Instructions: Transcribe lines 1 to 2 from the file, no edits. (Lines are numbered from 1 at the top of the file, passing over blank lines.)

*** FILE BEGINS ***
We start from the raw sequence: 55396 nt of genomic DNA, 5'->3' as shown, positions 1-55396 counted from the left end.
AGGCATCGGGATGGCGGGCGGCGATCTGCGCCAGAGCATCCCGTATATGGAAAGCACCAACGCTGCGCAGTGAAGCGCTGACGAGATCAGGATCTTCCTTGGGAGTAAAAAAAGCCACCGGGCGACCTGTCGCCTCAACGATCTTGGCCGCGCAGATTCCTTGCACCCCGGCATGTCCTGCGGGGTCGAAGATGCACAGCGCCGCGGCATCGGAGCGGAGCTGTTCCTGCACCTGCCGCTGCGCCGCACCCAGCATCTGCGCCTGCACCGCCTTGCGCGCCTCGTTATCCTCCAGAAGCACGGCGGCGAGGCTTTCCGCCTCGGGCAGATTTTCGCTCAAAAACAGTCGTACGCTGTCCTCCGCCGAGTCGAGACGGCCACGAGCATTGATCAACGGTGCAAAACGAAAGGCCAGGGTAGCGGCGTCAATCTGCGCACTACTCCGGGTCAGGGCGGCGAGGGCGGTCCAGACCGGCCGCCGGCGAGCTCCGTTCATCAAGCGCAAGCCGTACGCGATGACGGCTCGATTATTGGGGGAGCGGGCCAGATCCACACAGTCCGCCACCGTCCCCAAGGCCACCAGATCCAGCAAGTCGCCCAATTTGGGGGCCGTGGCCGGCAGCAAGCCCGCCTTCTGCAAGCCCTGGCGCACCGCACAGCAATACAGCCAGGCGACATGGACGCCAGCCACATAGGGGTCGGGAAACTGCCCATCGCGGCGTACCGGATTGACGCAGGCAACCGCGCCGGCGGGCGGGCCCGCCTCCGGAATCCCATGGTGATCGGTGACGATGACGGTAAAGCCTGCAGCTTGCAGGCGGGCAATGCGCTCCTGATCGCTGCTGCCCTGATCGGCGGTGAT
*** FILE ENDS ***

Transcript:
We start from the raw sequence: 55396 nt of genomic DNA, 5'->3' as shown, positions 1-55396 counted from the left end.
AGGCATCGGGATGGCGGGCGGCGATCTGCGCCAGAGCATCCCGTATATGGAAAGCACCAACGCTGCGCAGTGAAGCGCTGACGAGATCAGGATCTTCCTTGGGAGTAAAAAAAGCCACCGGGCGACCTGTCGCCTCAACGATCTTGGCCGCGCAGATTCCTTGCACCCCGGCATGTCCTGCGGGGTCGAAGATGCACAGCGCCGCGGCATCGGAGCGGAGCTGTTCCTGCACCTGCCGCTGCGCCGCACCCAGCATCTGCGCCTGCACCGCCTTGCGCGCCTCGTTATCCTCCAGAAGCACGGCGGCGAGGCTTTCCGCCTCGGGCAGATTTTCGCTCAAAAACAGTCGTACGCTGTCCTCCGCCGAGTCGAGACGGCCACGAGCATTGATCAACGGTGCAAAACGAAAGGCCAGGGTAGCGGCGTCAATCTGCGCACTACTCCGGGTCAGGGCGGCGAGGGCGGTCCAGACCGGCCGCCGGCGAGCTCCGTTCATCAAGCGCAAGCCGTACGCGATGACGGCTCGATTATTGGGGGAGCGGGCCAGATCCACACAGTCCGCCACCGTCCCCAAGGCCACCAGATCCAGCAAGTCGCCCAATTTGGGGGCCGTGGCCGGCAGCAAGCCCGCCTTCTGCAAGCCCTGGCGCACCGCACAGCAATACAGCCAGGCGACATGGACGCCAGCCACATAGGGGTCGGGAAACTGCCCATCGCGGCGTACCGGATTGACGCAGGCAACCGCGCCGGCGGGCGGGCCCGCCTCCGGAATCCCATGGTGATCGGTGACGATGACGGTAAAGCCTGCAGCTTGCAGGCGGGCAATGCGCTCCTGATCGCTGCTGCCCTGATCGGCGGTGAT